A mysterious wooden house on stilts
A Muslim trader called Ch’un Chowng-lin, aka Zheng Chong Ling, built the Wongluekiat House around 1909. This wooden house on stilts is opposite the Ban Ho Mosque on Charoenprathat Road Soi 1. This is the location of the popular Friday morning Yunnan market.
Most Chiang Mai residents have seen this house, but few know its history. It is one of the historic houses of Chiang Mai that should be protected. I once was able to enter the house many years ago. It has been in an abandoned state for decades but not neglected.
A Chinese immigrant from Yunnan
He was born in 1873 in Kunming, Yunnan, and was a descendant of the Chinese explorer Zheng He (1371-1433). He transported goods from Kunming via Kengtung to Mae Sai, Lamphun, Lampang and Chiang Mai. These Chinese traders are known as Chin Haw or Chin Ho. Some of them, such as Ch’un Chowng-lin, were muslims and settled in the neighbourhood that became known as Ban Ho (the house of the Ho people).
After he married a woman from Tak they settled in Chiang Mai in 1905. Ch’un Chowng-lin became a very successful and respected businessman over the years. The Siamese government gave him a contract to deliver mail with his horses within Chiang Mai province. He was instrumental in the foundation of the Ban Ho Mosque and the adjoining religious school in 1916.
Ch’un Chowng-lin makes a name for himself
Ch’un Chowng-lin was also involved in the construction of the Khun Tan railway tunnel. This tunnel cuts through the Khuntan mountain range and is the long railway tunnel in Thailand. Ch’un Chowng-lin was responsible for the transportation of construction materials to the site. His business made him a wealthy man and he became a landowner. When the construction of the railroad got nearer to Chiang Mai about one hundred years ago, he donated 40 rai of his land. I don’t know if the land was used for the railway station or somewhere else.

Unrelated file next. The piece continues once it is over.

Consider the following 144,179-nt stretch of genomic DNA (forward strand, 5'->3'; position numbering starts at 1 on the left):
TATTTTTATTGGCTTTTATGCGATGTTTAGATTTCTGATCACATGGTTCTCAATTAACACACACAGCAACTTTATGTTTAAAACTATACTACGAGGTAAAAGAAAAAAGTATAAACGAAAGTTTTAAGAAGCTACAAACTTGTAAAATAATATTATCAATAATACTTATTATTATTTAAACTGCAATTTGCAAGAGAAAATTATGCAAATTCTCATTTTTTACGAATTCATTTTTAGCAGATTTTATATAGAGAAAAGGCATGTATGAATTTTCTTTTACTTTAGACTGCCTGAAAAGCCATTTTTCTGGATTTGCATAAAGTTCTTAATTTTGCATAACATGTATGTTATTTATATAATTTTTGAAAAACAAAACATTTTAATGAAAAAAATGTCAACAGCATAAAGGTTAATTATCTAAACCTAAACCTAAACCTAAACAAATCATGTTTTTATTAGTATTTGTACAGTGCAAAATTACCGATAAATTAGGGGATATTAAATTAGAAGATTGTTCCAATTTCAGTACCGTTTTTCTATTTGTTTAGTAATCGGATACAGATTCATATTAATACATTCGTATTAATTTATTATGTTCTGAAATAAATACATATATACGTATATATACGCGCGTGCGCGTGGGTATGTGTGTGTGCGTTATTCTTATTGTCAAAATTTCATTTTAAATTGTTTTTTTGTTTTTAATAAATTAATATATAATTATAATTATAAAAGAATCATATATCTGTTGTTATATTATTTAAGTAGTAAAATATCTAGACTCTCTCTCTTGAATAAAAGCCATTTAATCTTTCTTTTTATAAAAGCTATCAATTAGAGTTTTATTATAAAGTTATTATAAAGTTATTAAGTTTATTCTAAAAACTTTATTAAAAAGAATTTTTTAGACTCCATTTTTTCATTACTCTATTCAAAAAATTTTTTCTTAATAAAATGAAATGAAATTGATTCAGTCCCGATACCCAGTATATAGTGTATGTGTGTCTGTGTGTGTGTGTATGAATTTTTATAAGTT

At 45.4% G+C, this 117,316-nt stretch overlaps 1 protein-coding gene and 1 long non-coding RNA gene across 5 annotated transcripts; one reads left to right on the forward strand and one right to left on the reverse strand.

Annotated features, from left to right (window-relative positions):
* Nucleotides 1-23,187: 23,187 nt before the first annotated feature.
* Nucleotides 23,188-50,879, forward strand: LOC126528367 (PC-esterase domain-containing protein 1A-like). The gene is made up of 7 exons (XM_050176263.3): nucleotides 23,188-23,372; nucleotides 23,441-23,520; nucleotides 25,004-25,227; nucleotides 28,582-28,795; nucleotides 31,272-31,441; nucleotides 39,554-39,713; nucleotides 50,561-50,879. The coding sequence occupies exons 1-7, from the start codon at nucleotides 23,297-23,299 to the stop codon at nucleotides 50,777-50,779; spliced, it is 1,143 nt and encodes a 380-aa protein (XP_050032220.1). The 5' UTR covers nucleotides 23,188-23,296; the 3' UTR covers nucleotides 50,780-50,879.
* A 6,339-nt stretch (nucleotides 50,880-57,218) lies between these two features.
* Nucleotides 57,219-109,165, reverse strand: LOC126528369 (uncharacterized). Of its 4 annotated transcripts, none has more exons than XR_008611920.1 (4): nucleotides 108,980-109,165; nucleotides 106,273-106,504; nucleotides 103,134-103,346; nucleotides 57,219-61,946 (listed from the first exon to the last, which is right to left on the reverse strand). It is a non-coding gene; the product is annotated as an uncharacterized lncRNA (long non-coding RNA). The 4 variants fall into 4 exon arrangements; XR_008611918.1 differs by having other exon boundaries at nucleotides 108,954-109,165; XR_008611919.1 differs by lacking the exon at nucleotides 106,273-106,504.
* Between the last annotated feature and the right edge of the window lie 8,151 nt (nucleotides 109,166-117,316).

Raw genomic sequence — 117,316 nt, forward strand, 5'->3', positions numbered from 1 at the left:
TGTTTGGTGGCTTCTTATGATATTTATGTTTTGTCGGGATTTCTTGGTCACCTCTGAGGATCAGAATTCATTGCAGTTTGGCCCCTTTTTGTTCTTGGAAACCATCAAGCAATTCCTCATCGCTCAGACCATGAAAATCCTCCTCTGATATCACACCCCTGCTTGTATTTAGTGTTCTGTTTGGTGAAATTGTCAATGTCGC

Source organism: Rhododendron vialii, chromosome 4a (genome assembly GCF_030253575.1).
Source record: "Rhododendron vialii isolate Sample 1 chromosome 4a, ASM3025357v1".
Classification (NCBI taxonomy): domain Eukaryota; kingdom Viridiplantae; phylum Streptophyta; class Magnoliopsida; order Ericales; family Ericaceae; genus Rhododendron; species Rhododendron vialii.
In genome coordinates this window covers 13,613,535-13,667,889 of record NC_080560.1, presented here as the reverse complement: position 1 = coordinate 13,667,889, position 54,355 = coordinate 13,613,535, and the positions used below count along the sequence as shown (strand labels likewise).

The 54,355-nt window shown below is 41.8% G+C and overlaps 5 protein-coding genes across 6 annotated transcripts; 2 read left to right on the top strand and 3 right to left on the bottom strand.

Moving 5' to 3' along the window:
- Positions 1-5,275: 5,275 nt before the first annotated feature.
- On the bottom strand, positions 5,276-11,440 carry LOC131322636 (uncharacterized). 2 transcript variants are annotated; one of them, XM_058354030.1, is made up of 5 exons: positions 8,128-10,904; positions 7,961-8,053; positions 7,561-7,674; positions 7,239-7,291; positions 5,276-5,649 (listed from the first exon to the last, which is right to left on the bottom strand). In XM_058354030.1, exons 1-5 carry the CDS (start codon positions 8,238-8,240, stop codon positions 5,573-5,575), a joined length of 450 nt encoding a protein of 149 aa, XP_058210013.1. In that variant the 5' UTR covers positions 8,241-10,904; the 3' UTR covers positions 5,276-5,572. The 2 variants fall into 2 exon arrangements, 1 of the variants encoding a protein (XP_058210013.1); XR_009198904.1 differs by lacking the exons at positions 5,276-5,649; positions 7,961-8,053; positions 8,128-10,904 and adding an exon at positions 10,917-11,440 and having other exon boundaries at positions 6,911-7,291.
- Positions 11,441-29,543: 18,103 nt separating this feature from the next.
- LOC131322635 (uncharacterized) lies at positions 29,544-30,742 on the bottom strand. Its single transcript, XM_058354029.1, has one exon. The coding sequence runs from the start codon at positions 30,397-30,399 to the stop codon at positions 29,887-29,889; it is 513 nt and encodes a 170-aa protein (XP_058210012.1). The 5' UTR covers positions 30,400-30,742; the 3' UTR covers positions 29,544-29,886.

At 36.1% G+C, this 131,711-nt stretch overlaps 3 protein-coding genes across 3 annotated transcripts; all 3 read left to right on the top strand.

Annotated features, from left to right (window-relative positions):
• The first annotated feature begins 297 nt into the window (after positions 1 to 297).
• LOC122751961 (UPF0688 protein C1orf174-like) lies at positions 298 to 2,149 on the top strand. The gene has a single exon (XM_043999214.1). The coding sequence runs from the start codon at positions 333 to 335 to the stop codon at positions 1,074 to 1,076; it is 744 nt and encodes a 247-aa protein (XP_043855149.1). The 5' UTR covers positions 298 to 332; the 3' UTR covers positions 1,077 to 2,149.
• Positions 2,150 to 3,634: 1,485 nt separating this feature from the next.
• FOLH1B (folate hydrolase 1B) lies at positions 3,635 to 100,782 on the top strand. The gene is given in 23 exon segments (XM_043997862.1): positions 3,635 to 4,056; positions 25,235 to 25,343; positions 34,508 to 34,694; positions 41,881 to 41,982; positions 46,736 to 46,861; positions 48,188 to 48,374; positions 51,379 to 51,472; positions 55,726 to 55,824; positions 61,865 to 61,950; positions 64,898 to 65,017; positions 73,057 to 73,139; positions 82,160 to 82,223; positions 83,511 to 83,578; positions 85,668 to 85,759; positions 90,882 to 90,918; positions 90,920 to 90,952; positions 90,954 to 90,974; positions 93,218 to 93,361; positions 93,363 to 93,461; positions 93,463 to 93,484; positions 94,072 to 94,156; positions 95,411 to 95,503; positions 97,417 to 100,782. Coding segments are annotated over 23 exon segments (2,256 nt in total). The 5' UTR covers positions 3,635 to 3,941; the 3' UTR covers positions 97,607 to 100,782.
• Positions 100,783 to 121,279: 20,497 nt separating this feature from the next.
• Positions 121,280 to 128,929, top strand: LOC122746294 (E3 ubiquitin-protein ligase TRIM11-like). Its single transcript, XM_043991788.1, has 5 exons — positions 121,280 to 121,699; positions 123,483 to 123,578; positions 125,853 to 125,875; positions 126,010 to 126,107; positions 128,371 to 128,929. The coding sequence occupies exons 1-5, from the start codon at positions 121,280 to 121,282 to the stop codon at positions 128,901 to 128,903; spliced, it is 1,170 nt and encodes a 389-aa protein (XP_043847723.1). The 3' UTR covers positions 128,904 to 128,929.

A reward for public service
For his public service Prince Kaew Nawarat, the 9th and last ruler of Chiang Mai, bestowed him with the title “Khun” and gave him a Thai family name: Wong Lue-kiat. From then on he was known as Khun Chowng-liang Lue-kiat (ขุนชวงเลียงฤาเกียรติ). His family now uses the name Wongluekiet (วงศ์ลือเกียรติ). He became a leading citizen of Chiang Mai and had a good relation with Prince Kaew Nawarat. When Chiang Mai airport was established in 1924 he donated more than 225 rai of his own land to the airport. He passed away in 1964 during a pilgrimage to Mecca. He was one of the most respected members of the Muslim community in Chiang Mai.
The Friday Yunnan Market
I can’t remember when this market appeared on the scene for the first year. However, it has become increasingly popular in the last couple of years. There are certain Yunnanese and muslim specialties for sale, that you can’t buy anywhere else. The market has a very local atmosphere. If you are in Chiang Mai, consider to pay a visit to this market. It starts in the early hours and ends before noon.
Sources on the Wongluekiat HouseThis is a summary of the information about Khun Chowng-liang Lue-kiat I could find online and in the book “Islamic Identity in Chiang Mai City” by Suthep Soonthornpasuch. If someone knows more sources either in English or in Thai, please let me know.
The Wongluekiat House is not yet on Google Maps. For the time being we use the location of the Yunnan Friday Morning Market. There are more heritage houses in the Charoenprathet neighbourhood.